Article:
Prof Anita Cloete from the Department of Practical Theology and Missiology at Stellenbosch University recently delivered her inaugural lecture titled Being human in a technology-driven world: Checkmate or opportunity for social responsibility. Cloete spoke to the Corporate Communication and Marketing Division about how her research helps to promote a better understanding of the reciprocal relationship between religion and the media.
Tell us more about your research and why you became interested in this specific field.
During my undergraduate training in 1999, one of our prescribed books was The New Era in Religious Communication by Pierre Babin and Mercedes Iannone. I found the ideas in the book fascinating although it described a world I did not understand much about at the time. It was only in 2012 that I started reading again about media and religion and published an article titled Youth culture, Media and Sexuality: What could Faith communities contribute? That is when I realise this is a neglected focus in theological reflection.
I am also interested in the complex nature of religion. Like so many other people, I grew up with a very simplistic and one-sided understanding of religion that mostly focuses on the positive elements thereof. I am interested in the dynamic nature of religion. Today you cannot understand religion without some understanding of the media and the reciprocal relationship between the two. Apart from the paradoxical and complex nature of religion, I am also interested in how people on the ground understand and express religiosity. In practical theology, we speak about lived religion that is not necessary practice as part of traditional institutional religion but includes practices that have religious significance for people. This was also the focus of the book I edited in 2019 titled Interdisciplinary Reflections on the Interplay between Religion, Film and Youth.
What aspects of your work do you enjoy the most?
Reading and trying to get an interesting angle to express myself. For example, one of my keynote papers in which I focused on the accelerated speed of technological development, I titled Unstoppable: A critical reflection on the Socio- Economic Embeddedness of Technology and the Implications for the Human Agenda. I related the discussion with the film with the same title Unstoppable which is about a runaway train.
Similarly, I tried to include not only academics in my recent inaugural lecture by building the lecture around the image of a chess game. Hence the title Being human in a technology-driven world: Checkmate or opportunity for social responsibility. I think academics have the responsibility to not only engage with people in the academy, but to educate and engage in dialogue with the public regarding their research and demonstrate how it is of value to them.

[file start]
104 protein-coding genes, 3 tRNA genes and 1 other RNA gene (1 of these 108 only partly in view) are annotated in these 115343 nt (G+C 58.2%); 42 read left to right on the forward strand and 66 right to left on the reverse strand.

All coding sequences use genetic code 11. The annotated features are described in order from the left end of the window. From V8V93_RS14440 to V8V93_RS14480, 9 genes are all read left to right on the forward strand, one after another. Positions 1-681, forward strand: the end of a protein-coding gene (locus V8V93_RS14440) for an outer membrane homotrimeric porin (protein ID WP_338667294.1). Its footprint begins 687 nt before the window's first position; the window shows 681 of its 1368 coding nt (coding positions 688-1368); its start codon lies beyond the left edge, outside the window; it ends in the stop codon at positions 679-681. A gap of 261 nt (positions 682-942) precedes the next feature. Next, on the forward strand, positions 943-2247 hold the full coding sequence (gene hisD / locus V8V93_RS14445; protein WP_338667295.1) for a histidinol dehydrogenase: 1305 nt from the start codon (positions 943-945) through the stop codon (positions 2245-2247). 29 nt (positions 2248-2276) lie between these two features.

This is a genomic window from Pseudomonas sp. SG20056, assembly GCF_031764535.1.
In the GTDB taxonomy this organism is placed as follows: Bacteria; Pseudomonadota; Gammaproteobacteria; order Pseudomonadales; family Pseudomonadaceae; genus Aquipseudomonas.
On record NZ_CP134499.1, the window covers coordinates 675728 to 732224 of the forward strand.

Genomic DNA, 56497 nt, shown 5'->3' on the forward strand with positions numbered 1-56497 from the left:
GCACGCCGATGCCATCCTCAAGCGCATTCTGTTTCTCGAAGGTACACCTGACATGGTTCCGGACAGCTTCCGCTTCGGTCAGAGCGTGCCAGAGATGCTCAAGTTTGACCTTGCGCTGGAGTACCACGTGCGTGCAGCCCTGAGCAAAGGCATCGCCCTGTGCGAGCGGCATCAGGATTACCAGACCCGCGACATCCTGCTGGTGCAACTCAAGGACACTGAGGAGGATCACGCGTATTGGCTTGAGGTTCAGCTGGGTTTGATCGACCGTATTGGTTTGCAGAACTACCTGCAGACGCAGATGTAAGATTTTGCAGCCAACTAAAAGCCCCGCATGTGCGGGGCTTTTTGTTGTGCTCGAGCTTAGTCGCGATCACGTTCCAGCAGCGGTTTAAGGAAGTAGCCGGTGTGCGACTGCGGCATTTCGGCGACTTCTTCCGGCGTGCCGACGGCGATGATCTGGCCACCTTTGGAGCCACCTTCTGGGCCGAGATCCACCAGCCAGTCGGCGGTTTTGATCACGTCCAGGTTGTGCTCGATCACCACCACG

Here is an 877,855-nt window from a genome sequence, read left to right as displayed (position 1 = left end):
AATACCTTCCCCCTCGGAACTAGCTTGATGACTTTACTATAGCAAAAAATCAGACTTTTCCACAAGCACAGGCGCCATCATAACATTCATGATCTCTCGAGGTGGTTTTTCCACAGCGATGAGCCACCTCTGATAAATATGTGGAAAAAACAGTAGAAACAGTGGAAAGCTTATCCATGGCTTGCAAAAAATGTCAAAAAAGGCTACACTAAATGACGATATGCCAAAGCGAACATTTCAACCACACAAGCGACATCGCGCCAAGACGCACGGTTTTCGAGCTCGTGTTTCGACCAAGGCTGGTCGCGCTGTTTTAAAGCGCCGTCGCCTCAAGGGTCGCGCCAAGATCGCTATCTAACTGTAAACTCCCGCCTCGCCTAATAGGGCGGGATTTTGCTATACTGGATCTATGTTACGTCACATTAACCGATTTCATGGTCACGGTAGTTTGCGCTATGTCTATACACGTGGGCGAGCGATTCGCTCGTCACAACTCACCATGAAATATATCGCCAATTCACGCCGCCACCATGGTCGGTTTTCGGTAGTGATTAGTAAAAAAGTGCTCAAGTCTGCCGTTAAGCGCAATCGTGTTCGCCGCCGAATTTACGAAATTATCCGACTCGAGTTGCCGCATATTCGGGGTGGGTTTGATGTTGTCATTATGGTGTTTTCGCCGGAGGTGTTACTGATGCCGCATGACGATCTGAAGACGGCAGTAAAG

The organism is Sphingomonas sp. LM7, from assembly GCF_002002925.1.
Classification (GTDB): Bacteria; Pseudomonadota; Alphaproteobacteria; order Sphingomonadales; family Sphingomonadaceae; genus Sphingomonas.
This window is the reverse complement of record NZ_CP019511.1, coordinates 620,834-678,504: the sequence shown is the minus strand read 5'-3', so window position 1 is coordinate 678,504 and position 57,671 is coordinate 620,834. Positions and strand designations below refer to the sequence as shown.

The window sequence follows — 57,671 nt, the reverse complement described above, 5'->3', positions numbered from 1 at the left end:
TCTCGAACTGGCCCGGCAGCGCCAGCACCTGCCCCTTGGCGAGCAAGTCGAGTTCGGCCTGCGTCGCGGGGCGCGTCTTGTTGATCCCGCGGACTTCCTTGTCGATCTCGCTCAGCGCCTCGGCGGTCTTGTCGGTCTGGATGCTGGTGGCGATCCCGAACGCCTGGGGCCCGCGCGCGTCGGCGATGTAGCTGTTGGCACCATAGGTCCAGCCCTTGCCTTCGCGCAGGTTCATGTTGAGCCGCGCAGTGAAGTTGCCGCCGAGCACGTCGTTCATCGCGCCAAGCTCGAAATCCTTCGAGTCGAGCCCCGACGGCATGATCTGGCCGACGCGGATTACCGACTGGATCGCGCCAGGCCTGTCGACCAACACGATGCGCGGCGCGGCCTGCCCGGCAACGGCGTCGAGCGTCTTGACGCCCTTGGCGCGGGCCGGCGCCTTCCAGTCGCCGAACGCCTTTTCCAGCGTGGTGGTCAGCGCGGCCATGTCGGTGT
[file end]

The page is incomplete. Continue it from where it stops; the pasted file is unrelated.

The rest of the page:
The pandemic has changed the way we work and live. What keeps you motivated during these times?
Yes, the pandemic did not only affect the way we are living but also changed us. Being isolated was difficult because I never realised how dependent I was on the presence of colleagues and students. I think we also realised mediated communication is not as effective as we thought before. There are so many things you missed, facial expressions and even the tone of voice are not the same online.
I developed a renewed appreciation for nature and how walking and driving through different landscapes were something extraordinary, something I took for granted in past. The use of technology bloomed during this time and tighten its grip on teaching and communication in general. To facilitate teaching and communication primarily through technology changes people's behaviour, roles, and expectations. In short, it facilitates identity change not only on an individual level but also on an institutional level. I think we are still trying to figure out how did it change our identity as a residential university that values and promises in-person teaching and communication.
You've made your mark in the subject field of Practical Theology and Missiology. What would your message be for the next generation of aspiring female theologians?
Don't be threatened by other's success, but rather be inspired by them. Find your own space (research focus area) and pace/tempo (how you go about doing research and write). I will describe myself as a slow writer because it takes quite a while before I have something on paper but then a lot of thinking and rewriting take place before it is reviewed. I accepted this as my process and don't try to rush the writing process, just to have more publications. Believe in yourselves and cherish your process. Accept there is no substitute for hard work.
Tell us something exciting about yourself that people would not expect.
I am not sure about exciting, but I am a heterosexual woman who don't like washing dishes or cooking but are interested in cars. As I child, I realised these fixed gender roles are outdated and unnecessary. I believe in doing what resonates with you and being the best you. I am more of an introvert and get tired being among people for too long.
How do you spend your free time away from lectures and research?
I have, what I like to think of as rituals, that are meaningful to me: Having a good breakfast on a Saturday while reading a newspaper and a walk at the beach. I believe the sea speaks to me by helping me to stay in touch with nature and stand in awe of life. I also like window shopping. I take leave regularly to make sure I rest, to give my best at work.